Chandler Center For The Arts
71-73 Main Street
Afford opportunity to the community-at-large for artistic expression and educational pursuit by sponsoring and producing programs in the creative and performing arts in and for Chandler Music Hall.
Encourage and assist charitable, non-profit organizations in their pursuit of cultural and artistic expression and, where desired, provide a home for such organizations.
Promote and assist, when possible, the opportunity for meaningful cultural experiences for students in the community.
Assure Chandler Music Hall is maintained and preserved as a cultural center for the residents of Randolph and the surrounding communities and for the benefit and enjoyment of future generations.
Legend has it that the idea of a music hall for the Village of Randolph had its origin around the turn of the century in a conversation between Albert B. Chandler and R.J. Kimball, long-time summer residents of Randolph. Apparently they agreed the rapidly growing village needed a library and a hall suitable for lectures, concerts and meetings. They agreed that Mr. Kimball would undertake the building of the library and Mr. Chandler would fund the building of a music hall.
Ernest Boyden, a friend and architect known for the design of many of the homes on Beacon Hill in Boston was retained to design the new building and decide which building was to be torn down. Bethany United Church of Christ was formed by the merger of the two congregations in the church on the west side of Main Street. Chandler Music Hall opened, complete with private boxes labeled "C" and "K" for Chandler and Kimball, on August 20, 1907. The final cost of the music hall was $25,000.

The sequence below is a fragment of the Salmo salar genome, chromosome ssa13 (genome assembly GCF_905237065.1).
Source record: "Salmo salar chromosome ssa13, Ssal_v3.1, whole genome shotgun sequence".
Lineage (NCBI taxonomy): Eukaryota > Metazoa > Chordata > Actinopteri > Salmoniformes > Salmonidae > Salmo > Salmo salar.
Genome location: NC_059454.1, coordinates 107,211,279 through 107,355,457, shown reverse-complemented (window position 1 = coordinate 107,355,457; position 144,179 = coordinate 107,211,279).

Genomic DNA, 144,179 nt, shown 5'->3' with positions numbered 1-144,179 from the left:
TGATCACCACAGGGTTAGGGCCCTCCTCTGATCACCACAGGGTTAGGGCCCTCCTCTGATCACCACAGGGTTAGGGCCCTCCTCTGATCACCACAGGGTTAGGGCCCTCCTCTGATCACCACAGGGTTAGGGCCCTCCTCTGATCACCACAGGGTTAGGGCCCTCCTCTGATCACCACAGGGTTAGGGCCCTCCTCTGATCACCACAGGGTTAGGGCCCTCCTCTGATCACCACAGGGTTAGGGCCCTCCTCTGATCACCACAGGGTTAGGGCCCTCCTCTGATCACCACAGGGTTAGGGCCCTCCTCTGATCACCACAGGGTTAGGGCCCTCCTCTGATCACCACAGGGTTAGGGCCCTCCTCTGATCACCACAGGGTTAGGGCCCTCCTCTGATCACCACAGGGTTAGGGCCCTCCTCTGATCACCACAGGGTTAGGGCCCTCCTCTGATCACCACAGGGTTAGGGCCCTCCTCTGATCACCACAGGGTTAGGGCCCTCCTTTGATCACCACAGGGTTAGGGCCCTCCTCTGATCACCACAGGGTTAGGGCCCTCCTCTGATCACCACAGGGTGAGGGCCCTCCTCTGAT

For about twenty five years, Chandler Music Hall was a busy place under the management of Edgar Salisbury. Plays, concerts, lectures, silent films, political meetings and school events made it a cultural treasure for the town. The 1927 flood, the stock market crash, the Great Depression, World War II and television combined to turn it into a chamber of memories.
After World War II, the trustees of the church decided that the hall had become a white elephant and offered it to the Town of Randolph. After considerable debate, a motion to accept the offer narrowly passed for the purchase price of $1.00. The hall continued to stand empty until 1972 when a handful of individuals recognized the value of the deteriorating complex and began to revitalize interest and raise funds for its restoration.
Today Chandler Music Hall and Cultural Center is owned by the Town of Randolph, and until 2002, was governed and operated by a town-appointed Board of Trustees, while the programming was overseen by the Chandler Cultural Foundation. In February 2002, the organizational structure was reworked and the two boards voted to merge into one organization, the Chandler Center for the Arts, and a long-term renewable lease was approved by the Selectboard.
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